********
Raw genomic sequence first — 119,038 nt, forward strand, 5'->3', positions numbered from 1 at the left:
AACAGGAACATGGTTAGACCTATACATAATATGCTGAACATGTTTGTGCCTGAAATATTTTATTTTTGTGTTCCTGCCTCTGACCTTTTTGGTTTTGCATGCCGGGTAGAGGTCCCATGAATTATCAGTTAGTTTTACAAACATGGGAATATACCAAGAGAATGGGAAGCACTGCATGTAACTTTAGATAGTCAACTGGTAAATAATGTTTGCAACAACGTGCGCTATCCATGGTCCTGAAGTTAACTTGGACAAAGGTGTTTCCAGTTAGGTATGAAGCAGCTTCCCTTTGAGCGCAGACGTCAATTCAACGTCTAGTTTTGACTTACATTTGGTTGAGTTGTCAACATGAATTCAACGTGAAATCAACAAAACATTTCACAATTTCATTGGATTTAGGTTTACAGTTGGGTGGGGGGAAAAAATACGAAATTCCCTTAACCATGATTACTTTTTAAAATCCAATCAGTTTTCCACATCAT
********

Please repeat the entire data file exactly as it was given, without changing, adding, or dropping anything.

Raw genomic sequence first — 119,038 nt, forward strand, 5'->3', positions numbered from 1 at the left:
AACAGGAACATGGTTAGACCTATACATAATATGCTGAACATGTTTGTGCCTGAAATATTTTATTTTTGTGTTCCTGCCTCTGACCTTTTTGGTTTTGCATGCCGGGTAGAGGTCCCATGAATTATCAGTTAGTTTTACAAACATGGGAATATACCAAGAGAATGGGAAGCACTGCATGTAACTTTAGATAGTCAACTGGTAAATAATGTTTGCAACAACGTGCGCTATCCATGGTCCTGAAGTTAACTTGGACAAAGGTGTTTCCAGTTAGGTATGAAGCAGCTTCCCTTTGAGCGCAGACGTCAATTCAACGTCTAGTTTTGACTTACATTTGGTTGAGTTGTCAACATGAATTCAACGTGAAATCAACAAAACATTTCACAATTTCATTGGATTTAGGTTTACAGTTGGGTGGGGGGAAAAAATACGAAATTCCCTTAACCATGATTACTTTTTAAAATCCAATCAGTTTTCCACATCAT